Treatle refers here to the old student's (drinking) song 'Gaudeamus Igitur', written in 1781 by Christian Wilhelm Kindleben, a priest in Leipzig who got kicked out because of his student songs. The song is still in use at many universities and schools, where it gets sung during graduation ceremonies. The actual lyrics are:
Gaudeamus igitur, iuvenes dum sumus.
Post iucundam iuventutem,
Post molestam senectutem,
Nos habebit humus, nos habebit humus.
Which roughly translates to:
Let us be merry, therefore, whilst we are young men.
After the joys of youth,
After the pain of old age,
The ground will have us, the ground will have us.
- [p. 132/130] The maid at Unseen University is called Ksandra, which puns on Troy's Cassandra; but might also refer to Sandra being yet another typical 'Tracey/Sharon' sort of name in England. See also the entry for p. 106/95 of Reaper Man .
Perhaps the fact that nobody can understand Ksandra (because she talks with her mouth full of clothes-pegs) is also an obscure reference to the classical Cassandra, daughter of Priam of Troy, whom the Gods gave the gift of prophecy and the curse of no-one believing a word she said.
- [p. 133/130] "'Hmm. Granpone the White. He's going to be Granpone the Grey if he doesn't take better care of his laundry.'"
You really have to read Tolkien in order to understand why this is so funny. Sure, I can explain that in the The Lord of the Rings a big deal is made of the transformation of wizards from one 'colour' to another (and in particular Gandalf the Grey becoming Gandalf the White), but that just doesn't do justice to the real atmosphere of the thing.
- [p. 143/141] "[...] the Creator hadn't really decided what he wanted and was, as it were, just idly messing around with the Pleistocene."
Refers to the Pleistocene geological era (a few dozen million years or so ago), but also to Plasticine, a brand name that has become (at least in Britain, Australia and New Zealand) a generic name for the modeling clay children play with.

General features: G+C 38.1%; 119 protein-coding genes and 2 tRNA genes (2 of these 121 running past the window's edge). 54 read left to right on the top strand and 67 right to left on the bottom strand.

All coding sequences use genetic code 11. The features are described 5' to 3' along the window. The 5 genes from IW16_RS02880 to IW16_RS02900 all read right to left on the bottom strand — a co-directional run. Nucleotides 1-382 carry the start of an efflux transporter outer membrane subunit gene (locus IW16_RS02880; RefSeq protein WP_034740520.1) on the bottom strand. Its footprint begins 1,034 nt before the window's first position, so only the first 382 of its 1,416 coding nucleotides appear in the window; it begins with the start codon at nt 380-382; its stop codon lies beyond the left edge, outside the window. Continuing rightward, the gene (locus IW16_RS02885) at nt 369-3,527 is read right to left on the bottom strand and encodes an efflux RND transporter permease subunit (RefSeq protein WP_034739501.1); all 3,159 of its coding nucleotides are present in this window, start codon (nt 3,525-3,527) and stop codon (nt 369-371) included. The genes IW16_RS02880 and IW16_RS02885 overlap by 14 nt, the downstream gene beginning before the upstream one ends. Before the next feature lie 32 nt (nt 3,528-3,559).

- [p. 163/159] Some folks thought they recognised the duel between Granny Weatherwax and Archchancellor Cutangle from T. H. White's description of a similar duel in his Arthur, The Once and Future King (also depicted as a very funny fragment in Disney's The Sword in the Stone, which was an animation film based on this book). However, Terry says:
"The magical duel in Equal Rites is certainly not lifted from T. H. White. Beware of secondary sources. Said duel (usually between a man and a woman, and often with nice Freudian touches to the things they turn into) has a much longer history; folkies out there will probably know it as the song 'The Two Magicians'."
- [p. 176/172] "'Million-to-one chances,' she said, 'crop up nine times out of ten.'"
The first mention of this particular running gag in the Discworld canon (to be featured most prominently in Guards! Guards!).
It is not quite the earliest appearance in Terry's work, though: he also uses it on p. 46/55 of The Dark Side of the Sun.
- [p. 188/184] "[...] which by comparison made Gormenghast look like a toolshed on a railway allotment."
Gormenghast is the ancient, decaying castle from Mervyn Peake's Gormenghast trilogy. See also the annotation for p. 17/17 of Pyramids .
- [p. 202/197] "'Like "red sky at night, the city's alight",' said Cutangle."
Plays on the folk saying: "Red sky at night, shepherd's delight. Red sky in the morning, shepherd's warning".